Commissioner of Police – Brigadier General, Sitiveni Qiliho has confirmed the passing of a senior police officer this morning during the routine Required Fitness Level Tests conducted at the Nasese foreshore.
The senior officer was taking part in the 2.4km run when he collapsed upon nearing the end of the route. The training instructors on site rushed the officer in a Fiji Corrections Service vehicle that was parked close by.
Attempts to revive him at the MIOT Private Hospital were futile as he was called to eternal rest.
My sincere condolences go out to the late officers’ family said Brigadier General Qiliho.
Rumours have been quick to spread about the absence of the Police Medical Team at the RFL site, which are absolutely false.
A team from the Force Medical Unit were on site in a fully equipped Medical Ambulance. They Medicswere at the start of the 2.4km route when tragedy struck, and as the Corrections vehicle was nearer to where the incident occurred, officers acted immediately and enlisted the help of the nearest vehicle owner to rush the late officer to hospital.
The RFL Tests are not new to the institution and have been enforced for over a decade.
Very few police deaths have been recorded at RFL test sites dating back to 2005, and the tests are conducted as a means of gauging and uplifting the health standards of police officers.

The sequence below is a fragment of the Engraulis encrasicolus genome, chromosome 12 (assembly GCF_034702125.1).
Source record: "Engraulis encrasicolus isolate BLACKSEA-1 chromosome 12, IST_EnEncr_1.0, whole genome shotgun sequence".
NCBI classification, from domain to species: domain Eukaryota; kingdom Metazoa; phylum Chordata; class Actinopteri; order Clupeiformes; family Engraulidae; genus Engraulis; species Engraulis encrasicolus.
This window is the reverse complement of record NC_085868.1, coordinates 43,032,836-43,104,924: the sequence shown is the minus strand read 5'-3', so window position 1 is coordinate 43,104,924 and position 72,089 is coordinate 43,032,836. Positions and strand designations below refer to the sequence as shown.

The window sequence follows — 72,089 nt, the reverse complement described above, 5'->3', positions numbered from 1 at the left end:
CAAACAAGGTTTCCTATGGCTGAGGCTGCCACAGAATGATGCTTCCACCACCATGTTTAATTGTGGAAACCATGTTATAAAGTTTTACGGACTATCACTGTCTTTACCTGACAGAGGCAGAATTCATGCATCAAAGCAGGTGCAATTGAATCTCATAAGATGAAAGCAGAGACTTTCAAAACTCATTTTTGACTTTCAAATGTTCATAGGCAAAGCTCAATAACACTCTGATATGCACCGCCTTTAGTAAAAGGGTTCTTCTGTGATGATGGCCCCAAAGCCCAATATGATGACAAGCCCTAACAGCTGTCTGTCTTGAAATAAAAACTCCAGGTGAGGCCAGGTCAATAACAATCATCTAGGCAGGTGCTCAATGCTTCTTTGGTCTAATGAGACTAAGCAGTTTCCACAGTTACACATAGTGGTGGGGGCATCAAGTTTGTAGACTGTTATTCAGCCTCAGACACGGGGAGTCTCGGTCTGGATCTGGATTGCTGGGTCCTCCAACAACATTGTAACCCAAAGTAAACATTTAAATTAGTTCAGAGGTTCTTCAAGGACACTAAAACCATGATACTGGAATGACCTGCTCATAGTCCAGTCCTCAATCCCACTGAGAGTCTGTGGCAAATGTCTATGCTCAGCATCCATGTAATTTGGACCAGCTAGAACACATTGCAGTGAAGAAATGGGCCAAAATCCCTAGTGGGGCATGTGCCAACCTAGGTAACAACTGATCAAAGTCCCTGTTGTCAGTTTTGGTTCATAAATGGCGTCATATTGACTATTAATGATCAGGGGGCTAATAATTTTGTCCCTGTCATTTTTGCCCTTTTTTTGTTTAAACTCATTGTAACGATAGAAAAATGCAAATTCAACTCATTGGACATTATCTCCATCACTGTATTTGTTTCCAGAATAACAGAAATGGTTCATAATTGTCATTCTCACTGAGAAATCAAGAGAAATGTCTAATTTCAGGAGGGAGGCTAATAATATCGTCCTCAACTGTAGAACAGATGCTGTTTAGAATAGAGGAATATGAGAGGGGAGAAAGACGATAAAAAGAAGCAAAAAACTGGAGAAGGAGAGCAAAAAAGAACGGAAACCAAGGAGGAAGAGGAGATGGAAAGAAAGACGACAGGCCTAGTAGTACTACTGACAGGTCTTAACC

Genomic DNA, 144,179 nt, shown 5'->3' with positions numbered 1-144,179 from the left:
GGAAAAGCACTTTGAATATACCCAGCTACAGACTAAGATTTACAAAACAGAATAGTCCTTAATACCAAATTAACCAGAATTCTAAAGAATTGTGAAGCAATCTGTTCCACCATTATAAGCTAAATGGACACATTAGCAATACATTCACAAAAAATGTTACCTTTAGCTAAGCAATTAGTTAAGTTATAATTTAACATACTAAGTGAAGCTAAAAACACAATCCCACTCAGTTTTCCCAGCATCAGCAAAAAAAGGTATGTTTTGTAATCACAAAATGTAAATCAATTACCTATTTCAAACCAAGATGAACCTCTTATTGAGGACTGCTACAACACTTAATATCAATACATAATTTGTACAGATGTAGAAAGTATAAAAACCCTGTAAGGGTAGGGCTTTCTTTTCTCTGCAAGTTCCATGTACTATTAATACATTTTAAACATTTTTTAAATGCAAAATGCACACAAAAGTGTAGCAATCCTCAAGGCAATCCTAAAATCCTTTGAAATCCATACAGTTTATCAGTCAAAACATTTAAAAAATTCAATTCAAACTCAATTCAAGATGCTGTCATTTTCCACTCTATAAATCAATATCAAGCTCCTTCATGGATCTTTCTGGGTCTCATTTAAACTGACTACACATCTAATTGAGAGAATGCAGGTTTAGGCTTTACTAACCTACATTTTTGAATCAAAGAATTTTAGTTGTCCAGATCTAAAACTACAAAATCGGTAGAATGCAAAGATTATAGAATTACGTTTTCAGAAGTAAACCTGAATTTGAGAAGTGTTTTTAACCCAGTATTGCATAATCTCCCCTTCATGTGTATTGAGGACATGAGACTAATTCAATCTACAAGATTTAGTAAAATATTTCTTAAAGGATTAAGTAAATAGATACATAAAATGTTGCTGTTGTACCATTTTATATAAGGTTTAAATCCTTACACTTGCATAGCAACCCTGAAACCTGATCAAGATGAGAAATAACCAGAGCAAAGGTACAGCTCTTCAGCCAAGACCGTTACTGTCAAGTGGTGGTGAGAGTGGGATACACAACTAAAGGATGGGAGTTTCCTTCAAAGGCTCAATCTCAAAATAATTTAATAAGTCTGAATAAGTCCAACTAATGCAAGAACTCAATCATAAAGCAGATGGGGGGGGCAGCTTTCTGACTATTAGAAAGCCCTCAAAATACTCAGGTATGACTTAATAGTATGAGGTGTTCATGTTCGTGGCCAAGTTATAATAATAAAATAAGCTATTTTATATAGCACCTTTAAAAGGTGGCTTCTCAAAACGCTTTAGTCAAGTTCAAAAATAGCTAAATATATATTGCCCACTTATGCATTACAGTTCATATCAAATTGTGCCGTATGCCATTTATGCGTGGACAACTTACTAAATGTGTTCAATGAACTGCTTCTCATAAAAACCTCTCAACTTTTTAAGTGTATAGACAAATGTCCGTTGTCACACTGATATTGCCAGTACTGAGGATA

This is proving to be even more crucial over these past few years as Non-Communicable Diseases are becoming a threat to the health of police officers.
Two months into 2019, and we have recorded 7 deaths, 5 of which were directly linked to NCD’s.
The unfortunate deaths of two senior police officers this morning also suspected to be NCD related, underlines the urgency in addressing the concerns I have with regards to the health of our officers as the institution is losing more than 10 police officers to NCD’s annually.
For the periods from 2016 to 2018, 48 police deaths were recorded, and from this figure, 43 deaths were directly linked to NCD’s.
In 2016, 17 police deaths were recorded, 15 of which were linked to NCD’s.
In 2017 all 13 deaths were due to NCD’s and in 2018, 15 of the 18 deaths were as a result of NCD’s.,
As the head of the Fiji Police Force I want to address the health of our officers through the Health Audits and RFL Tests so that they are able to live life beyond retirement.
Too many officers are dying young and leaving behind young families because they did not take care of themselves.
NCD’s are becoming a real threat to the health of our police officers and I will not stop from conducting the Required Fitness Tests and the mandatory health audits within the institution if it leads to a healthier Police Force.